6 steps to finding simple solutions to complex problems in corrections

Once you have identified your problem, give it a different name. Call it a “challenge”


By William Cope, C1 Contributor

As administrators, we often look turn to the latest best practices or newest technologies to solve problems in our correctional facilities. However, obstacles can often be overcome with simple solutions. The answer to your problem could be hiding in plain sight.

Identifying your problem

Before being able to fix a problem, you must first be able to identify it. (AP Photo/Gerald Herbert)
Before being able to fix a problem, you must first be able to identify it. (AP Photo/Gerald Herbert)

Before being able to fix a problem, you must first be able to identify it. That statement may sound self-evident, but many times problems occur for an extended period before they are brought to our attention. The adage applies: “You can't fix what you don't know is broken.”

Turn your problem into a challenge

Once you have identified your problem, give it a different name. Call it a “challenge.” A challenge promotes initiative and drive. A challenge demands engagement. A challenge encourages you to win.

Once you have identified your challenge, here are six steps to finding a successful solution:

1. Use your team.

Share your challenge with your team and give them the opportunity to show off their skills and willingness to support you. Don’t expect them to notice or get involved just because you work together. Remember what you were taught when you first got into this field. Communication is key. We teach it to new employees but, over time, veteran personnel forget the importance of communication.

2. Take a break.

Complex challenges usually don’t occur over night so coming up with a sustainable solution may take time and focus. Complex challenges may require a marathon approach instead of a sprint. Clear your thoughts of everything the challenge means to you. Start with a fresh approach.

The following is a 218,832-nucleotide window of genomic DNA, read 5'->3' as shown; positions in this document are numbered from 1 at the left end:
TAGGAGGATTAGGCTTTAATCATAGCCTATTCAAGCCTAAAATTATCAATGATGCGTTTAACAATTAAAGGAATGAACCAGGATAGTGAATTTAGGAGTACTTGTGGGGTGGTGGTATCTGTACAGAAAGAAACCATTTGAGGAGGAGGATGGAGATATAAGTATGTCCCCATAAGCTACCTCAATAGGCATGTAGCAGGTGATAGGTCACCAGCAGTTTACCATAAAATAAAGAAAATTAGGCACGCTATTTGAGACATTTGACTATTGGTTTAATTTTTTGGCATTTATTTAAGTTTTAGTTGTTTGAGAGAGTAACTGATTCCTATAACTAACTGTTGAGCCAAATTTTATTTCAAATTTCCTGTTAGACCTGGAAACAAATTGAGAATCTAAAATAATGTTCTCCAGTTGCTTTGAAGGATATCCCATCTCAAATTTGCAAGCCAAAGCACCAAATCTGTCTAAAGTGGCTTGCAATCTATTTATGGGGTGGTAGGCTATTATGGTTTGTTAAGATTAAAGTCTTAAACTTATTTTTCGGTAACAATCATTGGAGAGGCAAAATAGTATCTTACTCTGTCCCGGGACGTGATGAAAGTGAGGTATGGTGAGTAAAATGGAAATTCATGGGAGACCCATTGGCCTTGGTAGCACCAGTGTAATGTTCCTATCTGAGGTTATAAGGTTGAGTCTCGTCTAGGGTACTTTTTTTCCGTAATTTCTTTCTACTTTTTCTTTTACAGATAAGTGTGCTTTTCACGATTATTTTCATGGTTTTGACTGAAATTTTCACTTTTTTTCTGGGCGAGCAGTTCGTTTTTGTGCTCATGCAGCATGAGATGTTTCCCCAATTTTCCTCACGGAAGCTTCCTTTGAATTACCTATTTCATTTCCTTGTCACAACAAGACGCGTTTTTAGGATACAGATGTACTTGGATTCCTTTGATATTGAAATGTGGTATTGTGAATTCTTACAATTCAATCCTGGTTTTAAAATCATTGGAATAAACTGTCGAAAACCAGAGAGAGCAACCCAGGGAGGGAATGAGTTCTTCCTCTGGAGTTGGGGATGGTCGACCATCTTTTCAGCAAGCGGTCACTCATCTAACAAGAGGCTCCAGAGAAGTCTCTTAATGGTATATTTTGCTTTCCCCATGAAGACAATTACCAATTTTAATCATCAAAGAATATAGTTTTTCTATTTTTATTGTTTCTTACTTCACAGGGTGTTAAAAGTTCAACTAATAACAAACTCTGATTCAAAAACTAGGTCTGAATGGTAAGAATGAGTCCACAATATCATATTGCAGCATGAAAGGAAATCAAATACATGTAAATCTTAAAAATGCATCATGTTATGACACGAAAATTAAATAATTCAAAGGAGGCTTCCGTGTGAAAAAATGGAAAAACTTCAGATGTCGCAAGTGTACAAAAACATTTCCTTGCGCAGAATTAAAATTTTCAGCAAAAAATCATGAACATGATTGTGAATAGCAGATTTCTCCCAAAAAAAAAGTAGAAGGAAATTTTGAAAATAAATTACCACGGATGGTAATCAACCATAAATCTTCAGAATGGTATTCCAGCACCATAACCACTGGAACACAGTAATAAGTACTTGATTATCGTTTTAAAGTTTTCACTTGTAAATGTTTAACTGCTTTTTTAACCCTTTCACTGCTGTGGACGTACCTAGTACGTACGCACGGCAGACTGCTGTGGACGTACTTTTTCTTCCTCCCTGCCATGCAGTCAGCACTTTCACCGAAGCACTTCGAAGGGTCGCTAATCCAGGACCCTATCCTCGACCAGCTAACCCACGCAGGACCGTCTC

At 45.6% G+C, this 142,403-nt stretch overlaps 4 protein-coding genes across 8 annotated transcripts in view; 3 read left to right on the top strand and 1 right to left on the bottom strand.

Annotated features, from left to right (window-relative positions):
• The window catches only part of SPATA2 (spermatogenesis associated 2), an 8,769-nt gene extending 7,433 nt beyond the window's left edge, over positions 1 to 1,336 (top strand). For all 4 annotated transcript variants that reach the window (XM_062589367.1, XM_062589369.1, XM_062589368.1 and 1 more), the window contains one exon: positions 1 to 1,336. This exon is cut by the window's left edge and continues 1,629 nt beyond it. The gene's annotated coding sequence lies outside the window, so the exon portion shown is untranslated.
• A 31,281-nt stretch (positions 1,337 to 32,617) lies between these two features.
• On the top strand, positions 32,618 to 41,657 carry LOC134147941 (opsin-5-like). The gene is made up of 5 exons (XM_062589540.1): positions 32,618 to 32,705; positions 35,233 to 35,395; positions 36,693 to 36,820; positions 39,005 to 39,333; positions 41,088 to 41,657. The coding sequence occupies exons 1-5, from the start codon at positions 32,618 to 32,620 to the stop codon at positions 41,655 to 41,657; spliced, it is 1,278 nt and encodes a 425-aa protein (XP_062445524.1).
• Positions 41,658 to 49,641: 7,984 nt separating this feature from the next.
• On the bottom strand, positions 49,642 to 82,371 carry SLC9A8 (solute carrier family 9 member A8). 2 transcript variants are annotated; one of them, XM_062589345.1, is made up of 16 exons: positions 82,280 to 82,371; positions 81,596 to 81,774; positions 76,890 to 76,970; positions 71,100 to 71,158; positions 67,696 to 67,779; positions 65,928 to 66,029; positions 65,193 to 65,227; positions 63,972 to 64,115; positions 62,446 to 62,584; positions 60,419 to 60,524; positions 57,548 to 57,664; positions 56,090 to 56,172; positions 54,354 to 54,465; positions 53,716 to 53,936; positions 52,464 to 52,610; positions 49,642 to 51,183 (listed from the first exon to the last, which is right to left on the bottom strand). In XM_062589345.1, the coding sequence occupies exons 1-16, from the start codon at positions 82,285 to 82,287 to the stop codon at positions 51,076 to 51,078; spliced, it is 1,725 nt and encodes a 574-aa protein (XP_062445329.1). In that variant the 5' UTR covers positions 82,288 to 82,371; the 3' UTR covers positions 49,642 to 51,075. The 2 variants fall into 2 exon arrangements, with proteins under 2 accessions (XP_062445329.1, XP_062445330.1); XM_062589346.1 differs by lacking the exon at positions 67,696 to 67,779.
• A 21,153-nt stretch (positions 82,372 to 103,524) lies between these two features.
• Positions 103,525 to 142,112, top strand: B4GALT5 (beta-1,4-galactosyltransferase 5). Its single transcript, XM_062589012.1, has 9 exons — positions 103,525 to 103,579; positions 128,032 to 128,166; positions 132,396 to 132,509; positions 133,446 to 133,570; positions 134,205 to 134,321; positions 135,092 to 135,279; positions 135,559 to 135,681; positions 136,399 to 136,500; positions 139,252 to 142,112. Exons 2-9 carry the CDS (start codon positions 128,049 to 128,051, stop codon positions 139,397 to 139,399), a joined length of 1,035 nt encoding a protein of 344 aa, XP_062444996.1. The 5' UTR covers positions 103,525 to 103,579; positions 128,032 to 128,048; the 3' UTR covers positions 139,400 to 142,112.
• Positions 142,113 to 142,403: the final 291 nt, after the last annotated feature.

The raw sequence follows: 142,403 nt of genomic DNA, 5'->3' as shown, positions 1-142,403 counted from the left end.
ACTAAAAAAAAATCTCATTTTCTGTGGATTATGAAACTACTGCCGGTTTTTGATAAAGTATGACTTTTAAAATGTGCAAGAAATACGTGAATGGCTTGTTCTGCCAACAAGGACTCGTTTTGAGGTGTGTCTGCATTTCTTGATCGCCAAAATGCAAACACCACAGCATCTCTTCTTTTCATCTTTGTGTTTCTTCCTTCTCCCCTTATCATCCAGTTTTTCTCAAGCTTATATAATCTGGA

3. Read stories and role play.

We often find simple solutions to complex problems from articles or stories we read. Think about hard advice. Most times we are resistant to take hard advice from a friend or family, yet if we step outside of our own problem and read about similar issues others are having we may find some positive inspiration. It is hard to beat the power of a good example. Role-playing and reading stories about how others handled similar situations are good ways to learn.

4. Be imaginative.

After reading those stories, ask yourself how those individuals overcame their challenges. Use the process of elimination by coming up with as many answers (good or seemingly bad) to the question of your challenge. Even bad answers could direct you in a positive way.

5. Be optimistic.

Seeing the glass as half full and not half empty will help with the delivery of your solution and assist those who may be receiving said solution.

6. Keep an open mind.

Don’t let “too good to be true” cloud your judgment when it is possible the best solution is staring you in the face. Just because your challenge seems complex, it doesn’t mean it requires a complex solution.

Conclusion

As correctional administrators and supervisors we face complex challenges every day, which affect both our employees and those in our care. The answer is often in plain sight. Sometimes all it takes is a clear mind, positivity and teamwork to make that which seems very complex, simple.


About the author
Superintendent William Cope has extensive administrative corrections experience with proven leadership in the management, supervision and treatment of adult offenders. He has been instrumental in the implementation and overseeing of educational and evidence-based rehabilitation programs for inmates at the Rutherford County Adult Detention Center and Rutherford County Correctional Work Center for nearly two decades. He is a graduate of both the Tennessee Corrections Institute and Tennessee Corrections Academy, is an American Correctional Association-certified auditor/inspector, is a Tennessee Corrections Institute certified instructor and is a graduate of the National Institute of Corrections Jail Administration program.

Cope has worked in corrections for more than 20 years in four different facilities including state and local institutions. As the facility coordinator of the Rutherford County Adult Detention Center, he transferred to the Rutherford County Correctional Work Center to serve as the assistant superintendent in 2010. In 2017 Cope was appointed superintendent and has since led his facility to receive its first 100% accreditation through the American Correctional Association.

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